PA Nursing-Homes Account For As Much As 80% Of County Wu-Flu Deaths

On March 18, Pennsylvania Health Secretary Dr. Rachel Levine directed licensed long-term care facilities to continue admitting new patients.

Nursing-homes account for roughly 65% of Chinese-Flu deaths in Pennsylvania.

Pennsylvania’s Department of Health has not updated its guidance regarding nursing home admission.

Red Light, Green Light, Yellow

As Gov. Tom Wolf goes about deciding when different regions in Pennsylvania will reopen from the coronavirus shutdown, he will not consider nursing home numbers separate from the rest of a county, said state Secretary of Health Dr. Rachel Levine on Thursday.

States ordered nursing homes to take COVID-19 residents. Thousands died. How it happened

By By David Robinson, Stacey Barchenger and Kelly Powers, USA Today Network, and Jo Ciavaglia, Bucks County Courier Times

Posted May 1, 2020 at 3:20 PM

On March 29, as Pennsylvania, New York and other states began ordering nursing homes to admit medically stable residents infected with the coronavirus, national trade groups warned it could unnecessarily cost more lives.

The health directives put “frail and older adults who reside in nursing homes at risk” and would “result in more people going to the hospital and more deaths,” the American Health Care Association and affiliates said at the time.

A month later, it appears government officials should have heeded the dire call to pursue different pandemic emergency plans.

The deadly virus has spread like wildfire through many nursing homes across the Northeast, and state officials are scrambling to better protect those most vulnerable to COVID-19, the disease caused by the virus.

The death toll is devastating, according to interviews with nursing-home officials, patients’ families, health-care advocates, government officials and from an examination of state records by the USA Today Network Atlantic Group, a consortium of 37 Gannett-owned daily newspapers across the Northeast.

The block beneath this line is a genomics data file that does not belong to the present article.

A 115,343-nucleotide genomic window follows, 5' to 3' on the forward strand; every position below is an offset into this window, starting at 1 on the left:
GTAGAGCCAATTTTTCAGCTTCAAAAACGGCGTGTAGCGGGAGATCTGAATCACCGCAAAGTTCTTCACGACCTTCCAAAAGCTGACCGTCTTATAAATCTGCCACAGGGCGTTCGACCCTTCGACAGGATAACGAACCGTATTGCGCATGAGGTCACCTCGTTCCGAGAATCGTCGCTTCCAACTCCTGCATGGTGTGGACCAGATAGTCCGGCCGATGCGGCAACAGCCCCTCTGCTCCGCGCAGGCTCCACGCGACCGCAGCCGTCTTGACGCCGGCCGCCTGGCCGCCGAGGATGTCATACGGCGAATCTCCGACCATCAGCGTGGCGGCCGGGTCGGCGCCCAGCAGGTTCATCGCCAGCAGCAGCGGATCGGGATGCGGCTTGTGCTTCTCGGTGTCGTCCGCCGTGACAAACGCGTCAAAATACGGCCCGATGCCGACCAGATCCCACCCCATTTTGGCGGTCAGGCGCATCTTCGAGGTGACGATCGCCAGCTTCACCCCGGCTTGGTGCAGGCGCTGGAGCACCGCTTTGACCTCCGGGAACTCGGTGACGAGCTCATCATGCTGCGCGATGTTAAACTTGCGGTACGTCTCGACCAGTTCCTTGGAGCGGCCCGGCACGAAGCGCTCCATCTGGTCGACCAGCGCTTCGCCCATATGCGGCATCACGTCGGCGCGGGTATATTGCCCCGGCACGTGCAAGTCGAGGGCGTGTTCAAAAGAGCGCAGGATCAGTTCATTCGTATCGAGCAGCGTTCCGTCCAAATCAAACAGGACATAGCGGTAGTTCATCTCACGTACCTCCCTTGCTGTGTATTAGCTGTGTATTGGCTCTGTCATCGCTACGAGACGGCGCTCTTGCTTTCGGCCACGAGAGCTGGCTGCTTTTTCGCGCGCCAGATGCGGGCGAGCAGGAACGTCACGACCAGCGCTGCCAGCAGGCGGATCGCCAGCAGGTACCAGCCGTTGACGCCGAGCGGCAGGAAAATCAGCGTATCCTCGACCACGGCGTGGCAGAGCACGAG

In Pennsylvania, about 65% of coronavirus deaths were nursing-home residents, and in counties in the hardest hit southeastern part of the state, long-term care residents account for as much as 80% of county deaths.


Meanwhile, advocates and residents’ relatives have criticized state and federal officials, as well as some nursing homes, for failing to address the crisis as deaths mounted.


Pennsylvania’s Department of Health has not updated its guidance regarding nursing home admission.

What states are doing about COVID-19 in nursing homes


On March 18, Pennsylvania Health Secretary Dr. Rachel Levine directed licensed long-term care facilities to continue admitting new patients, including those discharged from hospitals but unable to go home, and to readmit current patients after hospital stays.

“This may include stable patients who have had the COVID-19 virus,” according to a copy of the guidelines.

Continued admissions was ordered “to alleviate the increasing burden in the acute care settings,” according to the directive. But hospitals in most counties were never overwhelmed with coronavirus patients.

State health officials also directed long-term care centers to employ “normal discharge-to-home” criteria to assist in long-term care bed availability, and to take “appropriate quarantine measures” for positive cases.

On Friday, a state health spokeswoman said the department is reviewing its guidance for long-term care facilities to see if it needed to be updated

As of Thursday, 468 — one quarter of Pennsylvania’s roughly 1,900 long-term care centers — had at least one COVID-19 case, according to state health data.

Those residents and staff testing positive combined account for 17% of the state’s 45,763 residents testing positive for the coronavirus since March 6. They also account for roughly 65% of the 2,292 deaths in the state.

Pennsylvania Health Department spokesman Nate Wardle said the department is aware of the “significance” of COVID-19 in long-term care facilities and is working to assist them as individuals are discharged from hospitals.

Pennsylvania is among six states reporting long-term care infection data where deaths in long-term care facilities account for more than half of overall coronavirus deaths, according to the Kaiser Family Foundation, a national nonprofit that focuses on health care issues.


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